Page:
The Shelburne Museum Is Hooked on Patty Yoder's Rugs | Visual Art | Seven Days | Vermont's Independent Voice

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The Shelburne Museum Is Hooked on Patty Yoder's Rugs

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Patty Yoder, H is for Hannah & Sarah, A Civil Union, 2000. - COURTESY OF SHELBURNE MUSEUM
  • Courtesy Of Shelburne Museum
  • Patty Yoder, H is for Hannah & Sarah, A Civil Union, 2000.

In the world of rug hooking, Patty Yoder is legendary. The medium, which consists of looping lengths of dyed wool through a base textile, is frequently associated with early American folk art and the so-called "thrifty arts." Yoder, who died in 2005, was a leader in working to reinvigorate the discipline, and her contributions are currently on view at the Shelburne Museum in the retrospective survey "Hooked on Patty Yoder."

"She's revered with rug hookers all over the country, not just in Vermont," said friend and fellow rug hooker Anne-Marie Littenberg of Burlington. "And it's a very small circle."

Yoder is most readily associated with her "Alphabet of Sheep." This series of 26 often-whimsical hooked rugs commemorates the flock that she and her husband, Ramsey, kept in Dorset. Many rugs also honor significant people in her life. "C Is for Clinton, a Man Who Loves His Dog," for example, features Yoder's youngest son as a gentle-faced ram.

In 2003, the "Alphabet of Sheep" became a book of the same name showcasing the rugs and accompanying stories. No longer in print, it is now highly sought after, with copies hawked for hundreds of dollars on e-retail sites.

The "Alphabet" forms the core of the show in Shelburne; the artist's family gifted the entire body of work to the institution following Yoder's death. In the gallery, visitors can start with "A Is for Anthony, as in Susan B" — an Americana-inspired work featuring sheep Anthony as Lady Liberty — and finish with "Y Is for Yoder, Lydia's Family Name." This latter work, a richly detailed close-up of sheep Lydia, was inspired by Yoder's encounter with an early photorealist self-portrait by the artist Chuck Close.

"When I went to [Yoder's] farm and was out in the pasture," Littenberg remembered, "I could identify [which sheep] she had done portraits of because she had so perfectly captured them."

The Shelburne Museum website explains that Yoder saw hooked rugs as "paintings with wool to be hung and enjoyed as art." Though she did not begin hooking until 1992, Yoder brought to the craft her experience from college studies in fine art and art history.

Indeed, historical references are scattered throughout the "Alphabet," such as a Grandma Moses-esque farmscape in "B Is for Brad and Brett." Exhibition text explains, in Yoder's own words, that Giuseppe Arcimboldo's oil painting "Summer" inspired "V Is for Victor, a Natural Vegetarian." The breathtaking array of colors in this work attests to Yoder's skills in dyeing her own wool, fine-tuning hues to her liking. She documented her experiments in notebooks, one of which is on view in the gallery.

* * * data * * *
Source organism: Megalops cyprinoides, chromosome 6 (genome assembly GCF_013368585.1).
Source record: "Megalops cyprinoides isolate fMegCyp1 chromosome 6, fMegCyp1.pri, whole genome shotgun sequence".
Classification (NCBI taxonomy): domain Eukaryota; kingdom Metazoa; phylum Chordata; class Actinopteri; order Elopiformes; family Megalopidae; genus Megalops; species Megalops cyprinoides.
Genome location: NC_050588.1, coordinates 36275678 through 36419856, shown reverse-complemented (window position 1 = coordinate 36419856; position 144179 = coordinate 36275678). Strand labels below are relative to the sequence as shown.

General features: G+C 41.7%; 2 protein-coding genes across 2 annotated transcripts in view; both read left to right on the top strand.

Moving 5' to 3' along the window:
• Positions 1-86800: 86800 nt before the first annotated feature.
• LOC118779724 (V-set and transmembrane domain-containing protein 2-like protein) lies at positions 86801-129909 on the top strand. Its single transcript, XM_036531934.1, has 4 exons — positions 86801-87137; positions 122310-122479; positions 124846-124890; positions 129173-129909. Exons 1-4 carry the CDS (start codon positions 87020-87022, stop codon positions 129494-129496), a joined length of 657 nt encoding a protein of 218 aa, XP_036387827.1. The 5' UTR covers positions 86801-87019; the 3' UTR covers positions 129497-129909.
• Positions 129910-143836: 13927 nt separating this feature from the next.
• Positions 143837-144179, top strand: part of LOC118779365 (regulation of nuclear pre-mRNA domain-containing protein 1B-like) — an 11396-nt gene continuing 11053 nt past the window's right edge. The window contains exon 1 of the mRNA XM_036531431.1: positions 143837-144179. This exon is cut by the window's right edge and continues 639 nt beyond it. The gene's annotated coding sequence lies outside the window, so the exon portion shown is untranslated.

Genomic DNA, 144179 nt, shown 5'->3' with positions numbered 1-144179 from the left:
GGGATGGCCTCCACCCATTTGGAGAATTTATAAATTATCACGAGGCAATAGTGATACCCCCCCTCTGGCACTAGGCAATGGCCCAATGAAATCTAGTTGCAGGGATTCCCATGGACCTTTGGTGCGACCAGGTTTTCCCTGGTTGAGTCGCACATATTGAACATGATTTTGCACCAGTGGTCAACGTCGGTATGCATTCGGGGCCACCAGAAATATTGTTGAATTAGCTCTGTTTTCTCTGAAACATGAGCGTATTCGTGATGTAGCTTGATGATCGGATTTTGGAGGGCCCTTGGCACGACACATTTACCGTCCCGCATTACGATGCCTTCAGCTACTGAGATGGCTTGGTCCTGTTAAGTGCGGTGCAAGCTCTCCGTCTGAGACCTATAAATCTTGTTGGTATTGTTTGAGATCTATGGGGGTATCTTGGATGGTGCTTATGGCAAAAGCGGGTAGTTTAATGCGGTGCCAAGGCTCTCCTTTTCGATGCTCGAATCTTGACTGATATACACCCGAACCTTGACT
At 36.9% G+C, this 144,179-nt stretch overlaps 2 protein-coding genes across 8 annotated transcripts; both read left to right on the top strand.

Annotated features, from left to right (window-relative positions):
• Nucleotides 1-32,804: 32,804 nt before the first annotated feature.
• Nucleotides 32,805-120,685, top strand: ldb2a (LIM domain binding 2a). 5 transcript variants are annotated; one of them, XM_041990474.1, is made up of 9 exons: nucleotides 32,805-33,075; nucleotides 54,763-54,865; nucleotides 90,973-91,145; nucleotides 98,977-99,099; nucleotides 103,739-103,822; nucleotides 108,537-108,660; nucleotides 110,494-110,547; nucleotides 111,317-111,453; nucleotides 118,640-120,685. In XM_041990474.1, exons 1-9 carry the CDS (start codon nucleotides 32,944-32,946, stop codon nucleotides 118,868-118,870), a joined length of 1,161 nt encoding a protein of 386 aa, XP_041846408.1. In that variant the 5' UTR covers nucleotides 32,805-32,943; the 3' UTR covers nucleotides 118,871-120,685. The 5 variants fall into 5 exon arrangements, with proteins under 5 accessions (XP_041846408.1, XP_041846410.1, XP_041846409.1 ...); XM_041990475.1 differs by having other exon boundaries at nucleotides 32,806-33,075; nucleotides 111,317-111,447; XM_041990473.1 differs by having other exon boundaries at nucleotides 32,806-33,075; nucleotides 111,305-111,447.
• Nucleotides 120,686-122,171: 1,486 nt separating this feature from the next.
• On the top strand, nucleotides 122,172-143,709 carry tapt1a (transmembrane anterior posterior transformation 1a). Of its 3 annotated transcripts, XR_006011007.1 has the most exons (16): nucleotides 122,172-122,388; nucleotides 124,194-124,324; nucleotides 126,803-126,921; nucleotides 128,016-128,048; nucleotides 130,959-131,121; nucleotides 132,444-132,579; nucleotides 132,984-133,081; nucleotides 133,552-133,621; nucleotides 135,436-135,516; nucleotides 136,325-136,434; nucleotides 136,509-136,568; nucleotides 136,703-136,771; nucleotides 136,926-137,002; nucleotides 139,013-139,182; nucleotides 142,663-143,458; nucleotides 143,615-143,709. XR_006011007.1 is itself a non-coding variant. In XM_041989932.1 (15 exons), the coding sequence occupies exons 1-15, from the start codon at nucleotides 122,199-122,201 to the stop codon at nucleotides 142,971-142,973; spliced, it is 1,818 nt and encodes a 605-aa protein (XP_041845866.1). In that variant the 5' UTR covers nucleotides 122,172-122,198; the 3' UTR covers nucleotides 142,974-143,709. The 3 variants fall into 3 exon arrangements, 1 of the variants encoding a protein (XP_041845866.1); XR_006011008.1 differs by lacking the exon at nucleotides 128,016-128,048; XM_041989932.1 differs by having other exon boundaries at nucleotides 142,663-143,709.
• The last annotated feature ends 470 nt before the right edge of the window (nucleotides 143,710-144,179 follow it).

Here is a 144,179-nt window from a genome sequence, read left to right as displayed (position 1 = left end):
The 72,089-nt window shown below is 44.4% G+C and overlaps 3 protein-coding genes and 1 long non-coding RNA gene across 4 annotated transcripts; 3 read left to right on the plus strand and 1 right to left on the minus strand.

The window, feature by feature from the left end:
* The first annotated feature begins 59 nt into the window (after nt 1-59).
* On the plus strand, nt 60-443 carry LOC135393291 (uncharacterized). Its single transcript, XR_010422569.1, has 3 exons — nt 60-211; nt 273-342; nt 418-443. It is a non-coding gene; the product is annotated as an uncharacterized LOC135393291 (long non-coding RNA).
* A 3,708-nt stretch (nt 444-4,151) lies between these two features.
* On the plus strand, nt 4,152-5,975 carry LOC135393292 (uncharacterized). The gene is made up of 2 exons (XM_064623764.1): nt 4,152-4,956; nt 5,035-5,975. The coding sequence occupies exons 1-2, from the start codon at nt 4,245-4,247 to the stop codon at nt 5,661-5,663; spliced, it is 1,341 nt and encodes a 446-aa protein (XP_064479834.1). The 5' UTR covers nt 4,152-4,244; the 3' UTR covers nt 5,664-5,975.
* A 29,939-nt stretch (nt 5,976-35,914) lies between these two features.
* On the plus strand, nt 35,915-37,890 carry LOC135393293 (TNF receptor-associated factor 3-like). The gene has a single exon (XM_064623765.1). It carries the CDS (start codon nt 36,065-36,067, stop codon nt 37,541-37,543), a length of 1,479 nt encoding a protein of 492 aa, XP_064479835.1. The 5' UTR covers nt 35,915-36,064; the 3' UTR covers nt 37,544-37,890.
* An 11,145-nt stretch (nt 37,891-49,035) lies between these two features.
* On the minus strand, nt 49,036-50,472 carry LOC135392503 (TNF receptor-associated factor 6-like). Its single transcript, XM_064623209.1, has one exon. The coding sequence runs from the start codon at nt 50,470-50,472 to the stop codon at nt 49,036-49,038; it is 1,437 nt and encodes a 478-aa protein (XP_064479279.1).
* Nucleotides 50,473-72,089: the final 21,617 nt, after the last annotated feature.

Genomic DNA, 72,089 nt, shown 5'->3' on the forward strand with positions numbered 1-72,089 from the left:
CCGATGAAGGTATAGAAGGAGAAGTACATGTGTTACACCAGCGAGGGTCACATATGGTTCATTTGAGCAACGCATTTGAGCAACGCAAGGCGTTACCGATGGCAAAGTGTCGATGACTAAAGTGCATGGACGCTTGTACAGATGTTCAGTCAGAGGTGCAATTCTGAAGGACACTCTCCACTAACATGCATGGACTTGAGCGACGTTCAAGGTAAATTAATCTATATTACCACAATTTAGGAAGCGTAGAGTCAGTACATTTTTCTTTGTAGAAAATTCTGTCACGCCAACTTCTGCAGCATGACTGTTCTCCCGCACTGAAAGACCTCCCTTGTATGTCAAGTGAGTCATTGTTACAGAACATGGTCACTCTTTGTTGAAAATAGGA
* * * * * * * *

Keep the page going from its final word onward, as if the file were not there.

While hooked rugs depicting sheep may seem benign on the scale of artistic provocation, Yoder did allow politics to enter her work at least once. Her 2000 work "H Is for Hannah & Sarah, a Civil Union" commemorates the ceremony of two friends following Vermont's legalization of civil unions. Exhibition text explains, "I hooked this rug with great pride in the state of Vermont and with great hope for the future of the United States of America." (Yoder didn't live to see marriage for same-sex couples legalized in Vermont in 2009, or throughout the U.S. in 2015.)

In addition to being a master of her craft, Yoder was beloved as a leader and a mentor to fellow rug hookers. Littenberg, who is also a photographer, met her in about 2000, during Yoder's tenure as president of the Green Mountain Rug Hooking Guild. The group met for monthly hooking and critique sessions.

Littenberg particularly recalled an interaction with Yoder while Littenberg worked on a rug to give as a wedding gift. When she presented the rug to Yoder for critique, Littenberg said, "She paused, and she said, 'I think this is the ugliest rug I've ever seen. I think that you should throw it away and make sure nobody ever associates this rug with your name.'"

"That advice was liberating to me," said Littenberg, who went on to publish the instructional books Hooked Rug Landscapes (2009) and Hooked Rug Portraits (2011). "[Yoder] was a really important mentor — she really inspired people to be original, to be rigorous and to bring [rug hooking] beyond the realm of crafty cute stuff."


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"Hooked on Patty Yoder," on view through January 21 in the Pizzagalli Center for Art and Education at Shelburne Museum. shelburnemuseum.org

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